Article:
Paper No. 2
Presentation Time: 8:25 AM


SHIREY, Steven B., Department of Terrestrial Magnetism, Carnegie Institution of Washington, 5241 Broad Branch Road, NW, Washington, DC 20015 and SHIGLEY, James E., Research Department, Gemological Institute of America, 5345 Armada Drive, Carlsbad, CA 92008,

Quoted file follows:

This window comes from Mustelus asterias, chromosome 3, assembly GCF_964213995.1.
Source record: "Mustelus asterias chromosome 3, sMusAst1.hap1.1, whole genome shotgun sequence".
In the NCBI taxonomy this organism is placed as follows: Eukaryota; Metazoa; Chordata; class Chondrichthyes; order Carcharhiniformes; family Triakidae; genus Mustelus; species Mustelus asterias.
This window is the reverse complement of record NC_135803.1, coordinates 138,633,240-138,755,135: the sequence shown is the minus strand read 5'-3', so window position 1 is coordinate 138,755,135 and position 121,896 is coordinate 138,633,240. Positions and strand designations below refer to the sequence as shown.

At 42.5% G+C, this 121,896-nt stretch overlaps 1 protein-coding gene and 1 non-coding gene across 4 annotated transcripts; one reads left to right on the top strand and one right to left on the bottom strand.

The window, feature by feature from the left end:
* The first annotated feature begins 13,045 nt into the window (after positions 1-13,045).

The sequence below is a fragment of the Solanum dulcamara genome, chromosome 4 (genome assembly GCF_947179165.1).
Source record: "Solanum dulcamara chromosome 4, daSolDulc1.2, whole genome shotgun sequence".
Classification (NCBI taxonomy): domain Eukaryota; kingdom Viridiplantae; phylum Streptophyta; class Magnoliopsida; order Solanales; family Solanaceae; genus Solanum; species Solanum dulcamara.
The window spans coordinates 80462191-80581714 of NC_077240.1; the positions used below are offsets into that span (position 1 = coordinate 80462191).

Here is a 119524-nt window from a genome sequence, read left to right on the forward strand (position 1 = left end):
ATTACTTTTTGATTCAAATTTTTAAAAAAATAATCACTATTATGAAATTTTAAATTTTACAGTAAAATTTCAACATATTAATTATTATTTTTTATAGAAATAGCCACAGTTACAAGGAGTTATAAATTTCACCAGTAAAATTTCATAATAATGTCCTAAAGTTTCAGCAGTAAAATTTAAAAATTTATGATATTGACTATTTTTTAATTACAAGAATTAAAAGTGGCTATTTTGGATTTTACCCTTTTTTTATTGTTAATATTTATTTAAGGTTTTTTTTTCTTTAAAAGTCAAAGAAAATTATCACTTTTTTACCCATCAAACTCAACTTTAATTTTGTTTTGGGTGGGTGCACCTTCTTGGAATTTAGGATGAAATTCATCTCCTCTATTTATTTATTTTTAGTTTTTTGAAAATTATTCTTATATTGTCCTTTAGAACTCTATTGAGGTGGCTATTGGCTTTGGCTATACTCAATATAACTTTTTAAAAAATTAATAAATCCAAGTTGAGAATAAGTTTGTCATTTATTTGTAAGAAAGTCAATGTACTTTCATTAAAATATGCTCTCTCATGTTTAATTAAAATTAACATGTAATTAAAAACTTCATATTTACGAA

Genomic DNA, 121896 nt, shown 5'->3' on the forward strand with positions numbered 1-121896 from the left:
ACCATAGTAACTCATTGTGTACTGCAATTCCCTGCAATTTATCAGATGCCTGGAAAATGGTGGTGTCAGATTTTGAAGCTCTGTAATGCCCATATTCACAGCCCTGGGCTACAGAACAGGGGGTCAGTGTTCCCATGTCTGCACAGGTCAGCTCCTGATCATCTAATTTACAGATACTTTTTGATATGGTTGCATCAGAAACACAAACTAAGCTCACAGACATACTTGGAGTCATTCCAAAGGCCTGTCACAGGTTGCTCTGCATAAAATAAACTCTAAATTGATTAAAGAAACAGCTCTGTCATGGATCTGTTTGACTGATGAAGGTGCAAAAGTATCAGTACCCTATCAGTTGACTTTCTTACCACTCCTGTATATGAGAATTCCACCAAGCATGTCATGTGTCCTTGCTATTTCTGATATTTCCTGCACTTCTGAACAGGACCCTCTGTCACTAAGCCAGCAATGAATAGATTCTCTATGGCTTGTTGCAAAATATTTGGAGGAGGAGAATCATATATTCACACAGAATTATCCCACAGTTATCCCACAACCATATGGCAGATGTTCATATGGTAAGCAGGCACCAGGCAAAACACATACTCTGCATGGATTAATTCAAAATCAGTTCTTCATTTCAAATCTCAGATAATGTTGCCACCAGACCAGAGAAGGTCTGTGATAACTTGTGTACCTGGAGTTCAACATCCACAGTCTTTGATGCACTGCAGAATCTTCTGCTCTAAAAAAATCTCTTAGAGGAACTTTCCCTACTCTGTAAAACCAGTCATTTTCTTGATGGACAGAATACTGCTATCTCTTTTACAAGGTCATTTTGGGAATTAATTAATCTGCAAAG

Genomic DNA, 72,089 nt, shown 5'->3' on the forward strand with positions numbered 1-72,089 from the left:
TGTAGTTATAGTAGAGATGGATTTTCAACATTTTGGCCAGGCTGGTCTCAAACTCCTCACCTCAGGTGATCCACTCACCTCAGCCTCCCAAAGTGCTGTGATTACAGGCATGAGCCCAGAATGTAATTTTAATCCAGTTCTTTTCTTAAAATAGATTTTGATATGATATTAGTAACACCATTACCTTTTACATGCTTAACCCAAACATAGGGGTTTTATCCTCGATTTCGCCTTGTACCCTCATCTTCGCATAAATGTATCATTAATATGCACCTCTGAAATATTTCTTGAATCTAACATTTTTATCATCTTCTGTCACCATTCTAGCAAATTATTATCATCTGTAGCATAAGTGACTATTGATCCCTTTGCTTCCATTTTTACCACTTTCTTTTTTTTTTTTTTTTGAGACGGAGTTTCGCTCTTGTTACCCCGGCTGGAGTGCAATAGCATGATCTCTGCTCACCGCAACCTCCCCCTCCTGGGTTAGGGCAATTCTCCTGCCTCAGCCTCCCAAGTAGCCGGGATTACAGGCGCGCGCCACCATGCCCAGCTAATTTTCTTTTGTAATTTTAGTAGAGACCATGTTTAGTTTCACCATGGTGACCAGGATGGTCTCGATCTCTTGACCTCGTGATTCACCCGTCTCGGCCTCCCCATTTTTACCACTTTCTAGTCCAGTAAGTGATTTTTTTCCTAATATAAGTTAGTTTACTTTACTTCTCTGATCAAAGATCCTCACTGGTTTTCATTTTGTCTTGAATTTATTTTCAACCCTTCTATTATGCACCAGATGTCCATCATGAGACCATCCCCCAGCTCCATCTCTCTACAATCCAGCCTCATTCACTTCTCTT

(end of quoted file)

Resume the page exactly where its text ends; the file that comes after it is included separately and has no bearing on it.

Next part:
It has been more than two decades since diamond ages have been shown to be billions of years older than their host magmas of kimberlite or lamproite. Significant advances have occurred in the analysis of diamonds and their mineral inclusions, in the understanding of diamond-forming fluids in the mantle, and in the relationship of diamonds to the deep geology of the continents and the convecting mantle. Diamonds of all types, including those that are monocrystalline and gem-quality have become one of the most important ways to study the deep Earth. Diamonds form from C-O-H-S fluids that flow through deep mantle rocks, especially in the lithosphere. These fluids transform the rocks by metasomatism while precipitating diamond. The redox state of the diamond host rocks controls the diamond forming reactions and can tie geologic processes locally and globally to specific diamonds. Throughout Earth history, diamonds formed by a multiplicity of reactions -not just one type of reaction. The formation of diamond is potentially widespread in the mantle. Past work on diamonds has suggested the initiation of subduction, tracked the transfer of material through the mantle transition zone, recorded the timing and source of ingress of fluids to the continental lithosphere, preserved carbonatitic fluids that trigger deep mantle melting, captured the redox state of the mantle, and provided samples of deep carbon and noble gasses. Future work on diamonds will establish the relative proportion of recycled vs primodial carbon, produce accurate stable isotopic fractionation factors for C and N during diamond growth, trace the pathways of carbon into the deep mantle, establish the role of highly mobile, carbonatitic magmas and regions where metal formation can leave reduced carbon ready for diamond crystallization. As one of the oldest minerals on Earth, diamond has a unique ability to show us how these processes have changed with time.